Quote Originally Posted by SASKFARMER View Post
    I agree with Errol we either have to get people back to real work and real jobs or the January numbers are going to hit 100000. Saskatchewan companies are going to start layoffs in AG sector jobs come January. Watch.
    Salesmen, mechanics, parts men etc. Grain reps crop reps etc.

    Oil gas and mining will also add to that number. But the trades and suppliers are going to have to lose some people to keep afloat and that also will be January.

    Sunny ways and gay parades don't work for a healthy working country.

    Trudeau is a failure of epic proportions and will go down as the most useless PM in all of Canadian history.

    Chuck and grass any comment or are you realizing Trudeau is a Cancer that is killing Canada.
    Basf has already started
    Sure theyre not alone Reply With Quote
    Dec 7, 2019 | 09:31 20
    Quote Originally Posted by jazz View Post
    Lets put this into real perspective. In 3 yrs, Trump has increased the US economy almost the size of Canadas entire economy that took 150 yrs to build.

    Absolutely astounding. He is going to asbsolutely destroy china now.

    54,000 manufacturing jobs that guys like chuck said were enver coming back, came back.

    There is chatter now that chinee companies may have to move operations to the US now to hang on to their customers. Just amazing what this man has accomplished. But its all lost on stunned socialists.
    And all by himself
    While the dems spent all their time working against him
    And having to get rid of the swamp creatures in his own riding at the same time
    He sure has worked hard at it
    You might say he did this with his hands tied behind his back
    Last edited by caseih; Dec 7, 2019 at 09:47.
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    Dec 7, 2019 | 09:52 21
    Quote Originally Posted by Hamloc View Post
    Just took a quick look Chuck, in Quebec the sales tax is 9.975%, add the GST the harmonized sales tax is 14.975%! Highest personal income tax over $104000 is 25.75%, combine that with the Feds top rate of 31% and you get 56.75% income tax on higher earners. So you ask how low can you go? Looks like lots of room to move in Quebec!
    The Quebec business tax rate in is 11.6%. Alberta is currently at 12% and will be reduced to 8% over 4 years. If the Alberta economy and resource revenues don't rebound look for lots of cuts in Alberta to education and health care.

    https://www.cnbc.com/2017/08/07/canadians-may-pay-more-taxes-than-americans-but-theres-a-catch.html

    Canadians pay more — sometimes

    The OECD analyzes the tax burdens of 35 countries, including the United States and Canada. According to its data, in terms of total tax revenue as a percentage of GDP, in 2010, the U.S. collected a slightly lower than average amount of taxes from its citizens ($11,365 USD per capita). Canada collected a slightly higher than average amount ($14,693 USD).

    The average for OECD countries was $12,911 USD.

    That total tax revenue figure includes not merely federal income taxes, but all taxes, including “taxes on income and profits, social security contributions, taxes levied on goods and services, payroll taxes, taxes on the ownership and transfer of property, and other taxes.”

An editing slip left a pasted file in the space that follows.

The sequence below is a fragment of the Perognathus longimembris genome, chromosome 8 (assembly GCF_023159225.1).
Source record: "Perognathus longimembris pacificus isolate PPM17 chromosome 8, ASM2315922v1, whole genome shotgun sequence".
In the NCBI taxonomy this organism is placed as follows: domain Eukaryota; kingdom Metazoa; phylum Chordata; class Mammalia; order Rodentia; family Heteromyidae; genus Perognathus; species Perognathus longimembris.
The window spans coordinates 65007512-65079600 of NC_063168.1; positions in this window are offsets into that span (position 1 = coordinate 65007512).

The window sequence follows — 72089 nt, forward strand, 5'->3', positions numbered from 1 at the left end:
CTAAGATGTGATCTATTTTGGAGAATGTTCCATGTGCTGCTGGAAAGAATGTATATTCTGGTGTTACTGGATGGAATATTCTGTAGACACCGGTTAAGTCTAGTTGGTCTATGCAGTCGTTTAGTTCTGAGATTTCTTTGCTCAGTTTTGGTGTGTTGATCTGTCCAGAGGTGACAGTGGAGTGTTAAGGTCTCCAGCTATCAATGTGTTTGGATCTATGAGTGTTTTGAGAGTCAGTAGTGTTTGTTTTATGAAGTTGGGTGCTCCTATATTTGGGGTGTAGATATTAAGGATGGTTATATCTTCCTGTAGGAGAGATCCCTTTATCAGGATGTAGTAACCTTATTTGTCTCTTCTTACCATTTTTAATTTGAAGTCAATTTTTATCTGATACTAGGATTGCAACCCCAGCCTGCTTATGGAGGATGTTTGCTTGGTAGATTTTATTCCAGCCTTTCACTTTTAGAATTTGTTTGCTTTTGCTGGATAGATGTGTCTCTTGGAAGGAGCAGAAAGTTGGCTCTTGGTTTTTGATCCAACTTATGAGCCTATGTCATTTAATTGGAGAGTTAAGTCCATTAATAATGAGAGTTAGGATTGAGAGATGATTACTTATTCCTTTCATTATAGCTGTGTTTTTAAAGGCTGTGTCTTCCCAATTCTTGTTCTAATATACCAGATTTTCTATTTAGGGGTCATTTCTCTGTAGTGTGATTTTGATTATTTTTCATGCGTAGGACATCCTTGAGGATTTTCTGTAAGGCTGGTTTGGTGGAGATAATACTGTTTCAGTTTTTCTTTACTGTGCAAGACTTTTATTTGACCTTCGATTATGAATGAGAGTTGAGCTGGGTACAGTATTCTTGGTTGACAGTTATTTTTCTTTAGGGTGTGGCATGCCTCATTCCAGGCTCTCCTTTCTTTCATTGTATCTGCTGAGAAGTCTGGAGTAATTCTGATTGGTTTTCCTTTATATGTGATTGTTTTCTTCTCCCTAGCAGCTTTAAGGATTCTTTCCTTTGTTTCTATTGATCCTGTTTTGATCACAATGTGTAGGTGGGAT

OECD (2017), Tax revenue (indicator). doi: 10.1787/d98b8cf5-en (Accessed on 01 August 2017)

    At times, for example, in 2000 and again in 2014, Canada and the U.S. swapped places. The U.S. paid a slightly higher than average amount and Canada paid a slightly lower than average amount. For the most part, however, both countries hover around the OECD average.

    And both remain far lower than high-tax countries such as Luxembourg, Norway, Denmark Switzerland and Sweden.

    “Canada’s total tax revenue over all levels of government as a percentage of GDP is modest relative to our OECD peers,” reports the Broadbent Institute. “Of all 35 OECD countries, Canada ranks 25th in terms of total tax revenue to GDP.”

    What Canadians get for their taxes

    Canadians may not pay that much more than Americans — and, on occasion, as a nation, they have even paid less — but they do get a lot more from their government in terms of social services. That’s part of what makes Canada one of the Top 10 happiest countries on earth, ranking seven spots higher than America.

    As Vice Money puts it, “American marginal tax brackets aren’t too different from Canadians’, yet [Canadians] get universal health care and [Americans] don’t.” Currently, Americans pay $3.4 trillion a year for medical care and, unfortunately, don’t : “The U.S. life expectancy of 78.8 years ranks 27th. It has the fourth highest infant mortality rate in the OECD, the sixth highest maternal mortality rate and the ninth highest likelihood of dying at a younger age from a host of ailments, including cardiovascular disease and cancer,” reports Bloomberg.

    Per capita health-care spending in the U.S. is more than $9,000.

    By contrast, per capita health-care spending in Canada is half that, or $4,500. Yet life expectancy in Canada is 81.7, and the country ranks 13th, significantly ahead of the U.S. Reply With Quote
    Dec 7, 2019 | 10:02 22
    Quote Originally Posted by chuckChuck View Post
    Find one and post it.

    But remember the US economy is not as dependent on the oil industry as is Canada. They have a large internal economy. They have also pumped billions of dollars into their economy with QE and borrowing.

    Their debt to GDP ratio is higher than Canada's and increasing. Ours is lower and projected to fall.